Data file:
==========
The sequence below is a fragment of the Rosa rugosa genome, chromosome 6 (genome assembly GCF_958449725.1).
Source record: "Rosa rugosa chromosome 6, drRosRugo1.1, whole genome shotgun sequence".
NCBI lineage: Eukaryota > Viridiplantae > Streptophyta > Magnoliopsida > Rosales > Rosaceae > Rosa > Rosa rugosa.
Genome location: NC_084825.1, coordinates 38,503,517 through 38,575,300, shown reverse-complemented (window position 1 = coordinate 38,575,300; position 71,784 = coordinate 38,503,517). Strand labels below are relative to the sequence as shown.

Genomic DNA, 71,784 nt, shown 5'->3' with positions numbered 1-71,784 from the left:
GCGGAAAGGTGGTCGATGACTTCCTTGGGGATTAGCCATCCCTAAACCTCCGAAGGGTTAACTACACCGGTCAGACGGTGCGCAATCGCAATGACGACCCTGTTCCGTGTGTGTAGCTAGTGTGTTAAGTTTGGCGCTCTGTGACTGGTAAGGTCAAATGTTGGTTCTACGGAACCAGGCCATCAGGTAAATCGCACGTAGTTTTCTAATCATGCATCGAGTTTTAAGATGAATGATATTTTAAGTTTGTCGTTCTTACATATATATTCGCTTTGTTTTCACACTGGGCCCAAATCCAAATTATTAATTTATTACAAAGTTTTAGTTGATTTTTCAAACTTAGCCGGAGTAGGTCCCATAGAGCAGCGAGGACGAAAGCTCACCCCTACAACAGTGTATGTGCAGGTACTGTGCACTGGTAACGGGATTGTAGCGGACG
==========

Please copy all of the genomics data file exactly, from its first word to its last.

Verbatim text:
The sequence below is a fragment of the Rosa rugosa genome, chromosome 6 (genome assembly GCF_958449725.1).
Source record: "Rosa rugosa chromosome 6, drRosRugo1.1, whole genome shotgun sequence".
NCBI lineage: Eukaryota > Viridiplantae > Streptophyta > Magnoliopsida > Rosales > Rosaceae > Rosa > Rosa rugosa.
Genome location: NC_084825.1, coordinates 38,503,517 through 38,575,300, shown reverse-complemented (window position 1 = coordinate 38,575,300; position 71,784 = coordinate 38,503,517). Strand labels below are relative to the sequence as shown.

Genomic DNA, 71,784 nt, shown 5'->3' with positions numbered 1-71,784 from the left:
GCGGAAAGGTGGTCGATGACTTCCTTGGGGATTAGCCATCCCTAAACCTCCGAAGGGTTAACTACACCGGTCAGACGGTGCGCAATCGCAATGACGACCCTGTTCCGTGTGTGTAGCTAGTGTGTTAAGTTTGGCGCTCTGTGACTGGTAAGGTCAAATGTTGGTTCTACGGAACCAGGCCATCAGGTAAATCGCACGTAGTTTTCTAATCATGCATCGAGTTTTAAGATGAATGATATTTTAAGTTTGTCGTTCTTACATATATATTCGCTTTGTTTTCACACTGGGCCCAAATCCAAATTATTAATTTATTACAAAGTTTTAGTTGATTTTTCAAACTTAGCCGGAGTAGGTCCCATAGAGCAGCGAGGACGAAAGCTCACCCCTACAACAGTGTATGTGCAGGTACTGTGCACTGGTAACGGGATTGTAGCGGACG